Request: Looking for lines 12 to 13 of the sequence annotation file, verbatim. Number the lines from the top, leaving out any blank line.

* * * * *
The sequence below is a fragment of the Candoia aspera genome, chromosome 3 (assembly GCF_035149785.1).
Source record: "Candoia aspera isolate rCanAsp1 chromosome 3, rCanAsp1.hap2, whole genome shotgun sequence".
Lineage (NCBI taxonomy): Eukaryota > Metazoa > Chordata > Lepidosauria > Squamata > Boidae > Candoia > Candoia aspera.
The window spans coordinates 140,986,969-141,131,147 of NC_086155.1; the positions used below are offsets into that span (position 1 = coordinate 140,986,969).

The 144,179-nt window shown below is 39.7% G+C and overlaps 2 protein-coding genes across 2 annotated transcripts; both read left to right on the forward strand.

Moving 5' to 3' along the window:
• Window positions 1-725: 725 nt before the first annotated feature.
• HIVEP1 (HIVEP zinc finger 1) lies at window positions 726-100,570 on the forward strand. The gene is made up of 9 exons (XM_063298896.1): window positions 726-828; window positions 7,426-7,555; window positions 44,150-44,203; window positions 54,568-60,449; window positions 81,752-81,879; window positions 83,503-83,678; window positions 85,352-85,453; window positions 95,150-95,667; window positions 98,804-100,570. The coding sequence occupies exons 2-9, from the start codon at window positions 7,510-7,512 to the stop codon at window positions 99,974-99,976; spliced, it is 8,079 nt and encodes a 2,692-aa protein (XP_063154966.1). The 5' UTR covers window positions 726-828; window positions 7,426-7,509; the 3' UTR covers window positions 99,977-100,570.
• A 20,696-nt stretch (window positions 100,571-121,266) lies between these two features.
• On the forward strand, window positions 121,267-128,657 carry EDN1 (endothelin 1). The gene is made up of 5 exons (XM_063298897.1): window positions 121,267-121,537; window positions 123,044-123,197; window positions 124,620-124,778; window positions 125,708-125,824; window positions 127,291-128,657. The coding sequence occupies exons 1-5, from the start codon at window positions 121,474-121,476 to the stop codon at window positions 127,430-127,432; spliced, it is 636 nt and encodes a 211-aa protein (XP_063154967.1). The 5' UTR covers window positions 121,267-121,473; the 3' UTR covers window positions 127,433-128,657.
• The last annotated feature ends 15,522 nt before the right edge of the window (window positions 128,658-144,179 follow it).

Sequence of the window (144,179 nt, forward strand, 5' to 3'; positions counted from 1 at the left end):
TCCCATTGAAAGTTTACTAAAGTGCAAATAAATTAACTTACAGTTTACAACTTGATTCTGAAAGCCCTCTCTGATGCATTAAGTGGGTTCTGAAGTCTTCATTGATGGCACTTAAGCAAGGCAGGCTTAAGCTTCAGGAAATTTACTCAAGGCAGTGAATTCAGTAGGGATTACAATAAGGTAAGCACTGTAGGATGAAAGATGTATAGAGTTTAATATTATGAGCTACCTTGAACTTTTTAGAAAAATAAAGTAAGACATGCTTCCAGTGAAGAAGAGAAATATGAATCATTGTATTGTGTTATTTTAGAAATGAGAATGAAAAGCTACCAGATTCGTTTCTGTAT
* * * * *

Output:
Sequence of the window (144,179 nt, forward strand, 5' to 3'; positions counted from 1 at the left end):
TCCCATTGAAAGTTTACTAAAGTGCAAATAAATTAACTTACAGTTTACAACTTGATTCTGAAAGCCCTCTCTGATGCATTAAGTGGGTTCTGAAGTCTTCATTGATGGCACTTAAGCAAGGCAGGCTTAAGCTTCAGGAAATTTACTCAAGGCAGTGAATTCAGTAGGGATTACAATAAGGTAAGCACTGTAGGATGAAAGATGTATAGAGTTTAATATTATGAGCTACCTTGAACTTTTTAGAAAAATAAAGTAAGACATGCTTCCAGTGAAGAAGAGAAATATGAATCATTGTATTGTGTTATTTTAGAAATGAGAATGAAAAGCTACCAGATTCGTTTCTGTAT